Looking to the cast, the two lads at the center of it all may be familiar to anyone who’s been keeping up with Aussie family flicks (kinda weird, huh?). There’s Ed Oxenbould of Paper Planes (2014) fame delivering a fine, if undemanding turn as Garret, while Levi Miller, Red Dog: True Blue (2016), is given the dream gig in the character of Luke, who goes from naïve and sweet to uh, psychotic and naïve and a number of shades in between. With that said, there are moments where Miller doesn’t quite hit the mark (these are early on), but this could be screenwriter Kahn’s shonky attempts in exposition, which force the sinister craziness — some of ‘psycho Luke’s’ initial dialogue doesn’t sound right.
Then there’s Olivia DeJonge — who’s clearly a fan of horror, having worked on 2016’s Scare Campaign and M. Night Shyamalan’s The Visit (2015), where she co-stared with Oxenbould. Although she’s okay when she’s portraying the pretty ‘girl next door’ in the setup, there’s not a lot for her to do once the film does a 180 — she’s basically relegated to sitting in a chair with ye olde duck tape over the mouth. Sure, DeJonge does what she can with the role, but it’s figuratively (and literally) a constrained part.
Now, while the narrative smartly reveals itself just as the audience may be catching on, I feel that there may’ve been more to milk out from the premise, particularly pre-‘invasion,’ where co-writer-director Peckover’s command of pacing and characterization is smooth and on point. Once the film shows its hand, it probably takes a little too long to readjust to its new skin. Moreover, it also becomes difficult to engage with the characters, seeing as Ashley is mostly muted, Luke’s a misogynist and Garrett enables his sadism — tough crowd, indeed. It thankfully picks up again with the introduction of Ashley’s partners — her current beau, Ricky (Aleks Mikic), and her ex, Jeremy (Dacre Montgomery), whose brief but hilarious swagger threatens to steal the show.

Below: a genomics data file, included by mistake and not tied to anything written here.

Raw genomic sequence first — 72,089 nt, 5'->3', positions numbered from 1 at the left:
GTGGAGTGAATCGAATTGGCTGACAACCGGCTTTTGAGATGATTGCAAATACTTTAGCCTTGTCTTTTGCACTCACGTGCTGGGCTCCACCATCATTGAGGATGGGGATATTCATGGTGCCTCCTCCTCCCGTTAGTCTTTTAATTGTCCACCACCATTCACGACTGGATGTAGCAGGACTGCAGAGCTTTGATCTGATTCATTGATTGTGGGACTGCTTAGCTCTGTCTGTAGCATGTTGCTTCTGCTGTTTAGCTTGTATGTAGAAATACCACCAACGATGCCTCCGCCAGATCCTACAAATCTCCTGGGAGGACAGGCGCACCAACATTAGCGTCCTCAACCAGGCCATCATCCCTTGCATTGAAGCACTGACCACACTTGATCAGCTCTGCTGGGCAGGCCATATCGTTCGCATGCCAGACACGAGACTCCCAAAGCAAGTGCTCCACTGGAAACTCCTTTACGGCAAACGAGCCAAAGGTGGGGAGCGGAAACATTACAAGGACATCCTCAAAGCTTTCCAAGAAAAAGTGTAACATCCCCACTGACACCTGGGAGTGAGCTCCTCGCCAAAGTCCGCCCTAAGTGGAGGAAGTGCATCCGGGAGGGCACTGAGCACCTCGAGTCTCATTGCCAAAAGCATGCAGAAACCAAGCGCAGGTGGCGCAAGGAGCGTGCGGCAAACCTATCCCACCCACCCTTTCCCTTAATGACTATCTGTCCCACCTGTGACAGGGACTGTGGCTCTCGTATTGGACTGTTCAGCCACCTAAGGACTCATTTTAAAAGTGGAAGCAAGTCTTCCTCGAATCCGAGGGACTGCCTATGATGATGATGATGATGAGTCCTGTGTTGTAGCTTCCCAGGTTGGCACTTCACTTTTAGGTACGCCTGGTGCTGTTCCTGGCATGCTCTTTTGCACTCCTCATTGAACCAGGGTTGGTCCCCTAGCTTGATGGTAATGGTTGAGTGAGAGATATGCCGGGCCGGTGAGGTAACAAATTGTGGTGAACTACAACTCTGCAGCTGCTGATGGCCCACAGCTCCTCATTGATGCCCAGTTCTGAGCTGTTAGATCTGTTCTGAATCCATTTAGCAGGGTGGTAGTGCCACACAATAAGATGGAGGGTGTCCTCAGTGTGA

Speaking of show, with production design by Richard Hobbs, Thor: Ragnarok (2017), and cinematography by Carl Robertson, The Osiris Child (2016), the images pop with all the vivid colors of the season, creating a juxtaposing atmosphere for all the carnage that ensues.
While initially slipping up on its way to establish its original concept, Better Watch Out — which was formerly titled Safe Neighborhood — still gets much of its intentions right, delivering a wild ride on the naughty side of Christmas. My biggest fear with the movie, though, is that it won’t get as much audience traction as it could have. It seems to have been poorly handled by the distributors, who sat on it for far too long, undersold it in marketing, ultimately dumping it into a bare few cinemas after Halloween, when the appetite for such films is low. Here’s hoping the on-demand market may eventually bring the humble film to a broader audience.
3.5 / 5 – Great
Reviewed by Steve Ramsie